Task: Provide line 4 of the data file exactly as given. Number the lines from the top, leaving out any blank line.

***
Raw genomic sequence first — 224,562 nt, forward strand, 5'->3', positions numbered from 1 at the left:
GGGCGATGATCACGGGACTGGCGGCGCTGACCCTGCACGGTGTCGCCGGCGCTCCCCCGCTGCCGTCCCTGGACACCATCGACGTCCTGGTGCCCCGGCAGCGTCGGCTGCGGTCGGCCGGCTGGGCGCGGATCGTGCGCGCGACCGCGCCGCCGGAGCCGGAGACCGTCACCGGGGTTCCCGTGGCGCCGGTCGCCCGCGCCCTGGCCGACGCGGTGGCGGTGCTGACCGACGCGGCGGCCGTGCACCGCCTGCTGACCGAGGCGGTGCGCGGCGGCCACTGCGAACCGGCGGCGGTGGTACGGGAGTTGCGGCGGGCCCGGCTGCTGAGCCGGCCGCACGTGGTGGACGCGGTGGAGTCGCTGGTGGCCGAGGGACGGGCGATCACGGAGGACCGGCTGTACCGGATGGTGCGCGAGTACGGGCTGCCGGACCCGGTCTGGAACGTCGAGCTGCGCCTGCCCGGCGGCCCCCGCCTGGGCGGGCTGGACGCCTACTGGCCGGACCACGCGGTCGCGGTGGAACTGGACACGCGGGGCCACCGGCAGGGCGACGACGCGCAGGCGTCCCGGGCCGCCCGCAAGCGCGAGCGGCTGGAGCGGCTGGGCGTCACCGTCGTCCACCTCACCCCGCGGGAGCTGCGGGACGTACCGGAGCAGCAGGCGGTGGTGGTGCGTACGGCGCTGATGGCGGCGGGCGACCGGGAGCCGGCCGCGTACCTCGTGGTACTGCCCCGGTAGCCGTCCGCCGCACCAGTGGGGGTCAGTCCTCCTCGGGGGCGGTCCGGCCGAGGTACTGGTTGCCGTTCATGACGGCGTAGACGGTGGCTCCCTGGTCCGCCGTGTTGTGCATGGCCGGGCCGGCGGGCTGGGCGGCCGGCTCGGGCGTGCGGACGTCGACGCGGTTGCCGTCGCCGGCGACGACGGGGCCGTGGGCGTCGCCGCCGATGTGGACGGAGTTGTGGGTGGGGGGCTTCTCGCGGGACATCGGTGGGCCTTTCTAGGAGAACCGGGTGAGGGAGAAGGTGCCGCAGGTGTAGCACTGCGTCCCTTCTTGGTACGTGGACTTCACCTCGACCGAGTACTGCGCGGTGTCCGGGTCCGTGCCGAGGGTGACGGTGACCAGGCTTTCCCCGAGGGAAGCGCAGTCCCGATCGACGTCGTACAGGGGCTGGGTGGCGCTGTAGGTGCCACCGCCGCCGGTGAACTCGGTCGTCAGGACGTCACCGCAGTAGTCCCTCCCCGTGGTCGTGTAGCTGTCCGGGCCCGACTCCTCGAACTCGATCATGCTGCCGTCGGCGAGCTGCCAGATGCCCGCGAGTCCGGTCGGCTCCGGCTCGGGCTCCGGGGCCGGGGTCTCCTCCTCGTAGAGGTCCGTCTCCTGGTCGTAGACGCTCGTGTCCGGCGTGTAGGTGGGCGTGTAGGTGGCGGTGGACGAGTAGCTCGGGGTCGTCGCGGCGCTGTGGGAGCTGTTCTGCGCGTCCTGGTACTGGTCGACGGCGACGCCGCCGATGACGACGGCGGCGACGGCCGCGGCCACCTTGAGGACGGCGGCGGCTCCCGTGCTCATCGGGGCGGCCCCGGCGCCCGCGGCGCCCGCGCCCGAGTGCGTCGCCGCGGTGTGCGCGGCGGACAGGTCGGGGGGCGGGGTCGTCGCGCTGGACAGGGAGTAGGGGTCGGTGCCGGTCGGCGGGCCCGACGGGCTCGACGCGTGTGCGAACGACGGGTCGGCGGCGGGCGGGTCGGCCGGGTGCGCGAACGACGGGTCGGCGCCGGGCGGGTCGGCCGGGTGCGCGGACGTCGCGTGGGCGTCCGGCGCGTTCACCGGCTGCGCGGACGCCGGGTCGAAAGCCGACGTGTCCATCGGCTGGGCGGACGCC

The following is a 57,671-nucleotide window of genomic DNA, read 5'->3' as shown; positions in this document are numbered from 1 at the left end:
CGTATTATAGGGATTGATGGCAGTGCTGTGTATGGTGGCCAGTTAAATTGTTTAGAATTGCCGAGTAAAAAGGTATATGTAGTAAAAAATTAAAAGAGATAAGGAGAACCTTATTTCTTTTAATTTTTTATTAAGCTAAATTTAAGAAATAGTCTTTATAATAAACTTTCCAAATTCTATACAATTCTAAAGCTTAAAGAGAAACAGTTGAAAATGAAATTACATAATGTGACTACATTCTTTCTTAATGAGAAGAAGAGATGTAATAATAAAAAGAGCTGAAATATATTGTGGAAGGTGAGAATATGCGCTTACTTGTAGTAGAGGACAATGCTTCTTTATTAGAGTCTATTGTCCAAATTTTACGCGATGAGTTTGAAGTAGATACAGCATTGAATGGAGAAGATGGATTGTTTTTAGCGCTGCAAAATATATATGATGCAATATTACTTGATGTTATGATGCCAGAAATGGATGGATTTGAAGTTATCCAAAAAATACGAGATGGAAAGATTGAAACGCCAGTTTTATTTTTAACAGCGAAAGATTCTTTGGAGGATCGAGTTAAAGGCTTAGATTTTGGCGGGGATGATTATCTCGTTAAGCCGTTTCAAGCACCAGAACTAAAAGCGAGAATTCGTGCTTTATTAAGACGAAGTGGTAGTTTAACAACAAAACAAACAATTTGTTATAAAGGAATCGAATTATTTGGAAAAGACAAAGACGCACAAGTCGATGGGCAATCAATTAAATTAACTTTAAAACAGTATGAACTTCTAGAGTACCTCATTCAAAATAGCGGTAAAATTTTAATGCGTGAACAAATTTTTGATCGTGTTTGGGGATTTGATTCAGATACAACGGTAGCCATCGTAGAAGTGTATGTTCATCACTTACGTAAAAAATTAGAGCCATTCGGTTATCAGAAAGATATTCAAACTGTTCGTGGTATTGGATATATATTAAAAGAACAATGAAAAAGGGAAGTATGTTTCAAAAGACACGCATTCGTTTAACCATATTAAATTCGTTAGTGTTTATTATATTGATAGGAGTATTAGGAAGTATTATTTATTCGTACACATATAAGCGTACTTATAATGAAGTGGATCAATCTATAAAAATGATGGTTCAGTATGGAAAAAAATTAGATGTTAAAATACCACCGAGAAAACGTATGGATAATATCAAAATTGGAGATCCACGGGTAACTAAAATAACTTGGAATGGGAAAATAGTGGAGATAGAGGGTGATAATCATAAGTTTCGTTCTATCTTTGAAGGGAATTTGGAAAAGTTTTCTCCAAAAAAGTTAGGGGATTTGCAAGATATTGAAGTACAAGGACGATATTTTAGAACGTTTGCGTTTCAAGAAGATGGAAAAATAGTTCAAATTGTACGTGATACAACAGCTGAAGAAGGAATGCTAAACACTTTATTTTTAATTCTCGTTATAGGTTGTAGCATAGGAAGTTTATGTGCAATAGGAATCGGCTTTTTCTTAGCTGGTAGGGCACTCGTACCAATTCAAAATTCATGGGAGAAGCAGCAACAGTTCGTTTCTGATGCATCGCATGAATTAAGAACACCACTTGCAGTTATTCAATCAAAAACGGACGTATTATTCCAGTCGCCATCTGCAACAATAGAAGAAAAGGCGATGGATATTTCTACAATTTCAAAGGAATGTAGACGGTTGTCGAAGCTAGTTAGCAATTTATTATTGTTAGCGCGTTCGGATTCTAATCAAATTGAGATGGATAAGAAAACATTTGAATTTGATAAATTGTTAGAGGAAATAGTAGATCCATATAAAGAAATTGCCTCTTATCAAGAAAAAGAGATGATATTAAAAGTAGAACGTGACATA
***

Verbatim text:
CGTATTATAGGGATTGATGGCAGTGCTGTGTATGGTGGCCAGTTAAATTGTTTAGAATTGCCGAGTAAAAAGGTATATGTAGTAAAAAATTAAAAGAGATAAGGAGAACCTTATTTCTTTTAATTTTTTATTAAGCTAAATTTAAGAAATAGTCTTTATAATAAACTTTCCAAATTCTATACAATTCTAAAGCTTAAAGAGAAACAGTTGAAAATGAAATTACATAATGTGACTACATTCTTTCTTAATGAGAAGAAGAGATGTAATAATAAAAAGAGCTGAAATATATTGTGGAAGGTGAGAATATGCGCTTACTTGTAGTAGAGGACAATGCTTCTTTATTAGAGTCTATTGTCCAAATTTTACGCGATGAGTTTGAAGTAGATACAGCATTGAATGGAGAAGATGGATTGTTTTTAGCGCTGCAAAATATATATGATGCAATATTACTTGATGTTATGATGCCAGAAATGGATGGATTTGAAGTTATCCAAAAAATACGAGATGGAAAGATTGAAACGCCAGTTTTATTTTTAACAGCGAAAGATTCTTTGGAGGATCGAGTTAAAGGCTTAGATTTTGGCGGGGATGATTATCTCGTTAAGCCGTTTCAAGCACCAGAACTAAAAGCGAGAATTCGTGCTTTATTAAGACGAAGTGGTAGTTTAACAACAAAACAAACAATTTGTTATAAAGGAATCGAATTATTTGGAAAAGACAAAGACGCACAAGTCGATGGGCAATCAATTAAATTAACTTTAAAACAGTATGAACTTCTAGAGTACCTCATTCAAAATAGCGGTAAAATTTTAATGCGTGAACAAATTTTTGATCGTGTTTGGGGATTTGATTCAGATACAACGGTAGCCATCGTAGAAGTGTATGTTCATCACTTACGTAAAAAATTAGAGCCATTCGGTTATCAGAAAGATATTCAAACTGTTCGTGGTATTGGATATATATTAAAAGAACAATGAAAAAGGGAAGTATGTTTCAAAAGACACGCATTCGTTTAACCATATTAAATTCGTTAGTGTTTATTATATTGATAGGAGTATTAGGAAGTATTATTTATTCGTACACATATAAGCGTACTTATAATGAAGTGGATCAATCTATAAAAATGATGGTTCAGTATGGAAAAAAATTAGATGTTAAAATACCACCGAGAAAACGTATGGATAATATCAAAATTGGAGATCCACGGGTAACTAAAATAACTTGGAATGGGAAAATAGTGGAGATAGAGGGTGATAATCATAAGTTTCGTTCTATCTTTGAAGGGAATTTGGAAAAGTTTTCTCCAAAAAAGTTAGGGGATTTGCAAGATATTGAAGTACAAGGACGATATTTTAGAACGTTTGCGTTTCAAGAAGATGGAAAAATAGTTCAAATTGTACGTGATACAACAGCTGAAGAAGGAATGCTAAACACTTTATTTTTAATTCTCGTTATAGGTTGTAGCATAGGAAGTTTATGTGCAATAGGAATCGGCTTTTTCTTAGCTGGTAGGGCACTCGTACCAATTCAAAATTCATGGGAGAAGCAGCAACAGTTCGTTTCTGATGCATCGCATGAATTAAGAACACCACTTGCAGTTATTCAATCAAAAACGGACGTATTATTCCAGTCGCCATCTGCAACAATAGAAGAAAAGGCGATGGATATTTCTACAATTTCAAAGGAATGTAGACGGTTGTCGAAGCTAGTTAGCAATTTATTATTGTTAGCGCGTTCGGATTCTAATCAAATTGAGATGGATAAGAAAACATTTGAATTTGATAAATTGTTAGAGGAAATAGTAGATCCATATAAAGAAATTGCCTCTTATCAAGAAAAAGAGATGATATTAAAAGTAGAACGTGACATA